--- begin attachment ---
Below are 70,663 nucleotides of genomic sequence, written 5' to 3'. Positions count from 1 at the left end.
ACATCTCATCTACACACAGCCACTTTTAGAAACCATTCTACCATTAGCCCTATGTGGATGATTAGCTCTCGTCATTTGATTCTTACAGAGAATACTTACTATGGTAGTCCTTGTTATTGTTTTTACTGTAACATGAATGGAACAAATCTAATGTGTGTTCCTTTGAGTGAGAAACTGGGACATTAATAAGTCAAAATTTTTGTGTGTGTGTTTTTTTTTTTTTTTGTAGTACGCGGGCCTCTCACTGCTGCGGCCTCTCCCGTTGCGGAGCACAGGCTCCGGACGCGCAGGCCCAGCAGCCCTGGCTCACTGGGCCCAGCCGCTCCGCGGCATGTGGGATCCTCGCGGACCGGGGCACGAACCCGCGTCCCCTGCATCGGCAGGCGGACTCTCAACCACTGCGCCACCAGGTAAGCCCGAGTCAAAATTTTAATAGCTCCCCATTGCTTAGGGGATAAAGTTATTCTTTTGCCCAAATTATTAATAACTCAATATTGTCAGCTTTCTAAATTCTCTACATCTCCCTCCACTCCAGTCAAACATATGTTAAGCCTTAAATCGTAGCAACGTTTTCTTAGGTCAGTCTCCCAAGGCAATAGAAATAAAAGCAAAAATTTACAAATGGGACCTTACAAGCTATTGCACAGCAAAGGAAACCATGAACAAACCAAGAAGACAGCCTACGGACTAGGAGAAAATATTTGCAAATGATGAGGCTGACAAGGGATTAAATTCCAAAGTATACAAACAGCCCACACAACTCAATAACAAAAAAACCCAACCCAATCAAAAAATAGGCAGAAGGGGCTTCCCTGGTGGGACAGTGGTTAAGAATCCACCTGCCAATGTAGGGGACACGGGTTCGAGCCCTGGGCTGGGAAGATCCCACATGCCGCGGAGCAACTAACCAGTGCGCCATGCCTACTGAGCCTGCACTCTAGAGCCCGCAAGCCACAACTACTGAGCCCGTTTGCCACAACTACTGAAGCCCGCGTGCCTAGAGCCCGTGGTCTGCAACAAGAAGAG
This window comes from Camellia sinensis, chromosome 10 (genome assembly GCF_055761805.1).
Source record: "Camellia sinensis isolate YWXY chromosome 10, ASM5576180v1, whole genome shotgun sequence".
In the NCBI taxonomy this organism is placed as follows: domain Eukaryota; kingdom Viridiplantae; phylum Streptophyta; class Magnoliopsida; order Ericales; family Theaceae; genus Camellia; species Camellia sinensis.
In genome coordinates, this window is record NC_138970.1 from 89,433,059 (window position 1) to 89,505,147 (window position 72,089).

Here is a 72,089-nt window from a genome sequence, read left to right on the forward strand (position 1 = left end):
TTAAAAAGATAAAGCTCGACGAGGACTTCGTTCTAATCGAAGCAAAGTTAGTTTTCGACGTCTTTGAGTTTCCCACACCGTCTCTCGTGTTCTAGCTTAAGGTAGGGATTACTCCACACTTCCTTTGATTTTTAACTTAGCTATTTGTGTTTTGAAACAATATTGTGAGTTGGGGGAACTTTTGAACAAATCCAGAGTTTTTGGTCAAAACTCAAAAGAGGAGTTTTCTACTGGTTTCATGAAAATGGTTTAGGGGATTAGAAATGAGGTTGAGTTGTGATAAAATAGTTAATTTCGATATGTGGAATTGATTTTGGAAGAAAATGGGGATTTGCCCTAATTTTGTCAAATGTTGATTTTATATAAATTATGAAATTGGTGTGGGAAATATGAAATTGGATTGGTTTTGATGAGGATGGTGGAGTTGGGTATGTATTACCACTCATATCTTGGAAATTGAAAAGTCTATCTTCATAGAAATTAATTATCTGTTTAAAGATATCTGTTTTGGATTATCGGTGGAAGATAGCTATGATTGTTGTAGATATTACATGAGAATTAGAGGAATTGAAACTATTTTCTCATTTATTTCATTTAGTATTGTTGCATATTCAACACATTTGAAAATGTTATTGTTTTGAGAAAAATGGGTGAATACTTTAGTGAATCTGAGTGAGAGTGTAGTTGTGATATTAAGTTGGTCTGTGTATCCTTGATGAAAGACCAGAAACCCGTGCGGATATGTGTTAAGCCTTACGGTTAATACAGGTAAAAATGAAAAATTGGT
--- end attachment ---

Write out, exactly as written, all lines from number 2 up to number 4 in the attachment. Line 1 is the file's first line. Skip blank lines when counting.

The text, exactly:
ACATCTCATCTACACACAGCCACTTTTAGAAACCATTCTACCATTAGCCCTATGTGGATGATTAGCTCTCGTCATTTGATTCTTACAGAGAATACTTACTATGGTAGTCCTTGTTATTGTTTTTACTGTAACATGAATGGAACAAATCTAATGTGTGTTCCTTTGAGTGAGAAACTGGGACATTAATAAGTCAAAATTTTTGTGTGTGTGTTTTTTTTTTTTTTTGTAGTACGCGGGCCTCTCACTGCTGCGGCCTCTCCCGTTGCGGAGCACAGGCTCCGGACGCGCAGGCCCAGCAGCCCTGGCTCACTGGGCCCAGCCGCTCCGCGGCATGTGGGATCCTCGCGGACCGGGGCACGAACCCGCGTCCCCTGCATCGGCAGGCGGACTCTCAACCACTGCGCCACCAGGTAAGCCCGAGTCAAAATTTTAATAGCTCCCCATTGCTTAGGGGATAAAGTTATTCTTTTGCCCAAATTATTAATAACTCAATATTGTCAGCTTTCTAAATTCTCTACATCTCCCTCCACTCCAGTCAAACATATGTTAAGCCTTAAATCGTAGCAACGTTTTCTTAGGTCAGTCTCCCAAGGCAATAGAAATAAAAGCAAAAATTTACAAATGGGACCTTACAAGCTATTGCACAGCAAAGGAAACCATGAACAAACCAAGAAGACAGCCTACGGACTAGGAGAAAATATTTGCAAATGATGAGGCTGACAAGGGATTAAATTCCAAAGTATACAAACAGCCCACACAACTCAATAACAAAAAAACCCAACCCAATCAAAAAATAGGCAGAAGGGGCTTCCCTGGTGGGACAGTGGTTAAGAATCCACCTGCCAATGTAGGGGACACGGGTTCGAGCCCTGGGCTGGGAAGATCCCACATGCCGCGGAGCAACTAACCAGTGCGCCATGCCTACTGAGCCTGCACTCTAGAGCCCGCAAGCCACAACTACTGAGCCCGTTTGCCACAACTACTGAAGCCCGCGTGCCTAGAGCCCGTGGTCTGCAACAAGAAGAG
This window comes from Camellia sinensis, chromosome 10 (genome assembly GCF_055761805.1).
Source record: "Camellia sinensis isolate YWXY chromosome 10, ASM5576180v1, whole genome shotgun sequence".